after dinner sneeze

a lot of g says, t says

Some Things Old, Some Things New, Something Borrowed, Something Blue

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t says:  There’s seemingly a lot of grown to cover with this month’s post.  With so much to tell you about, where do I begin?

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The most logical place is to begin at the beginning: we went to Bibou – I mean, Le Cheri.  Having caught a “special” two weeks at Le Cheri where they were bringing back “THE bone marrow” and “THE pig’s foot”, we had to go.  Just in case you didn’t know, Bibou, long before they were fixed price, had these two wonderful dishes frequently on their menu (the latter moreso than the former).  So dedicated was v’s and my love for the pig’s foot, that despite the number of times we went there (probably in the double digits in total), both of us combined have probably only ever not ordered the pig’s foot twice.  Seriously.  But, we’re getting ahead of ourselves, as the picture above is not of the pig’s foot, rather of the bone marrow.  This bone marrow is done up a little differently than most I’ve encountered – the marrow having been done up with bread crumbs to form more of a “stuffing” before being reconstituted in the bone – so lovely!

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g got a fish dish.  shocker, I know.  But no matter what I saw, she swears that this dish “won” dinner.  How?  I’m not sure – I mean it was downright delicious, but could it really compete with … you know …

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… the mother-flinging pig’s foot?  NO!  NO WAY!  Because it is perfection.  Unctuous meat: check.  Dose of foie: check.  Fiber (lentils): check.  Veggies: … there are some pieces of carrot there …  As kp, v, and I have said on multiple occasions: if we could bathe in a single food item it would be those lentils …  It’s an oldie, but a damn fine goodie.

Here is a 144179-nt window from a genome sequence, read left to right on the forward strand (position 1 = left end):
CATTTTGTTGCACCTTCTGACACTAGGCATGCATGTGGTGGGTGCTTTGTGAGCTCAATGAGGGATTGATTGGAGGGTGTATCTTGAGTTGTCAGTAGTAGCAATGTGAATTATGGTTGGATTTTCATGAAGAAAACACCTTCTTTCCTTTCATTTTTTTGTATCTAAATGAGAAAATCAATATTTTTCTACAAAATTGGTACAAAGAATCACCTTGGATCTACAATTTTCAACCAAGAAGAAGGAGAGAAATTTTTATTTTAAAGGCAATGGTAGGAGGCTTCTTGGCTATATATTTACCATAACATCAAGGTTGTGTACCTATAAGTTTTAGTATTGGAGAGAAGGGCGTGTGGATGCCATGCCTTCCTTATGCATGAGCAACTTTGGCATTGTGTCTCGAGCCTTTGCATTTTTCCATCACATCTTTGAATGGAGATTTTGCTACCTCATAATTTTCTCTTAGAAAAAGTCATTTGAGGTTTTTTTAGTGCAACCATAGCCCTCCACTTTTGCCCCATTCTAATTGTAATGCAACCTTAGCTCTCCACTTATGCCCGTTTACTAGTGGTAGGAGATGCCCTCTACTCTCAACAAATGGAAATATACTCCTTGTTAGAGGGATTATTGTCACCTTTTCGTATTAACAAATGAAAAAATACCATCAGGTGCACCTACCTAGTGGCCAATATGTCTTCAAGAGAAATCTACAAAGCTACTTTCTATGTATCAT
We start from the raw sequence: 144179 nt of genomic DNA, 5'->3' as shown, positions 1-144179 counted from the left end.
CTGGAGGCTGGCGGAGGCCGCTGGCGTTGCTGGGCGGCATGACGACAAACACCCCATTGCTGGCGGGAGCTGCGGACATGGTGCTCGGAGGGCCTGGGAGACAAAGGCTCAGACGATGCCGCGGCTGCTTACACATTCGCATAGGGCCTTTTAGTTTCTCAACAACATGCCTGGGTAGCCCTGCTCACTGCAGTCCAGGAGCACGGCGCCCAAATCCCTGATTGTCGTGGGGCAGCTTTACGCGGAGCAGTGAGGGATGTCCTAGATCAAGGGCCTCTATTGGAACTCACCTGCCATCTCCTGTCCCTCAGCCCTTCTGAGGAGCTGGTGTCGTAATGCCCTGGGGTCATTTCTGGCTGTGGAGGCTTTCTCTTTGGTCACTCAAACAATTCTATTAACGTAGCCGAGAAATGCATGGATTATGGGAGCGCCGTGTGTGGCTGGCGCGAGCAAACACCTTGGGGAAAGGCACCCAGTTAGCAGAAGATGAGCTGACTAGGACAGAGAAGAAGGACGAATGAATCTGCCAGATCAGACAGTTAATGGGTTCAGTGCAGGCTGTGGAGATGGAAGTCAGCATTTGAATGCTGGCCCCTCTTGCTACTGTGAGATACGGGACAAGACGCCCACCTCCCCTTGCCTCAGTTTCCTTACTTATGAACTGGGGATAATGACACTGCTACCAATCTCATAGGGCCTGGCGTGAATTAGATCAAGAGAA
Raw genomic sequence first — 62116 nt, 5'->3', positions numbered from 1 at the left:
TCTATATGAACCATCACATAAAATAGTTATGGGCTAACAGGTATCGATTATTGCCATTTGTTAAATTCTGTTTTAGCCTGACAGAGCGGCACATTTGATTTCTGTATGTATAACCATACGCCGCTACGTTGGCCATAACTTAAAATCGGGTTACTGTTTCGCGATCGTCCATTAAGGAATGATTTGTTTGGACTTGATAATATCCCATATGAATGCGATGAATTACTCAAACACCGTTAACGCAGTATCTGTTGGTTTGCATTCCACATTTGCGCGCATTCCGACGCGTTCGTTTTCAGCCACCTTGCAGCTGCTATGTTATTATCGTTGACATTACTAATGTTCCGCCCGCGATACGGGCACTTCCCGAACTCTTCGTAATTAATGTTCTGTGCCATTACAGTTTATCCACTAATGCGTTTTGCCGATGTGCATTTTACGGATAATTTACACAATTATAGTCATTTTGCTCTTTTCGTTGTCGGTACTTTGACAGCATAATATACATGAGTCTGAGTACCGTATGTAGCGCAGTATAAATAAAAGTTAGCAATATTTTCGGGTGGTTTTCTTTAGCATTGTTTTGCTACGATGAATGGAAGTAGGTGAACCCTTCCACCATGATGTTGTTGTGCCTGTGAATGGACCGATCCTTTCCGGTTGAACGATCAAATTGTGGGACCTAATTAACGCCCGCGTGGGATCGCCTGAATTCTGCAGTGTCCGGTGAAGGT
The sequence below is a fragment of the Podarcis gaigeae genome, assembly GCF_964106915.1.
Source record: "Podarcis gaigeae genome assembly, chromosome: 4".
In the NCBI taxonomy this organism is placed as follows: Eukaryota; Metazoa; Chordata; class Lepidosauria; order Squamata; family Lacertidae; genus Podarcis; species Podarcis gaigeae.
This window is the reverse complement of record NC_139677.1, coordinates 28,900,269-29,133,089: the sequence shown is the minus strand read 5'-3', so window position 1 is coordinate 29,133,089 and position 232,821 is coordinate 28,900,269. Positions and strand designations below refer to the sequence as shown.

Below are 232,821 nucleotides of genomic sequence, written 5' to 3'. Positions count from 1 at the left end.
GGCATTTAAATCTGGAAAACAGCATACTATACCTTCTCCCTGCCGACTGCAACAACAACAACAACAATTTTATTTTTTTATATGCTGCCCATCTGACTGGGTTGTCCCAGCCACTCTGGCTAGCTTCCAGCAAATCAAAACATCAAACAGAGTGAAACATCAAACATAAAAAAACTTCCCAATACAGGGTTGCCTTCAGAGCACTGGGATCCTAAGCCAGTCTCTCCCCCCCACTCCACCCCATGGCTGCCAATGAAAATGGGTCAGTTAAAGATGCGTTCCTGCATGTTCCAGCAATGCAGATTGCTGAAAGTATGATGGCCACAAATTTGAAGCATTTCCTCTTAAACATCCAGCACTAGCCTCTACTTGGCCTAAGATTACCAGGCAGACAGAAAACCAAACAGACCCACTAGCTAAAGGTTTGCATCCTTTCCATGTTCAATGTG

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Our meal at Le Cheri was wonderful for so many reasons: great food, great friends, great wine.  We also hatched a plan, with the help of some very special friends (I can’t go into details), to replicate the beloved dish …

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… not bad, right?  Well, we can’t take more than 2% of the credit.  Those who can know who they are …  I hope this qualifies as “something borrowed”.

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g, v, a, and I also went back to Tria Fitler Square (damn, we must spend a lot of time with a and v – doesn’t it seem like we go everywhere with those guys?).  It’s personally our new favorite brunch, as I love love love their pancakes.  This time, however, I ventured their French toast with strawberries over marscapone, and while the French toast, itself, was killer, I have to say that the unripe strawberries and rather boring marscapnoe really biffed it for me.  Oh well – better stick with the pancakes if what you desire is carb-on-carb action.

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g, however, had more success, going for the eggs benedict carbonara.  She threw caution to the wind, forsaking her usual “omelette”, and liked what she saw, calmly remarking, “you know, if more people used pancetta instead of Canadian bacon or ham, I choose eggs benedict more often!”  Well if that ain’t some I-talian superiority, I don’t know what is!  But in any case, I agreed with her: Tria’s take on eggs benedict was a simple, yet effective, delivery.  Nice job!

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For some reason, wordpress won’t let me rotate this image, so I’m going to leave it all silly-like – as I feel that that is also representative of the experience that g and I had with my sis at the new restaurant “Southgate”.  Advertised as serving Korean pubfare, we were there to check out the Korean Fried Chicken, a dish that even our server (who was kind of weird overall) boasted, “a lot of chefs in Philly who came to check us out, love our wings”.  Our take: they sucked.  Yes, the skin was indeed very crispy, which is a great accomplishment, but just because you have an inch-thick crust on a chicken does not make it an excellent piece of fried chicken.  The skin needs to be crisply fried, with a fun, delicate crunch – not like eating through a layer of cardboard.  Furthermore, the underlying chicken wasn’t particularly tender or moist.  The pieces, themselves, weren’t even large enough to warrant the steep price!  The other dishes were similarly underwhelming, including the steamed buns that were so bland I had to dip them in the above fried chicken sauce, which was terribly sweet.  What a sad meal!  Fortunately, the company was great and was able to make up for it!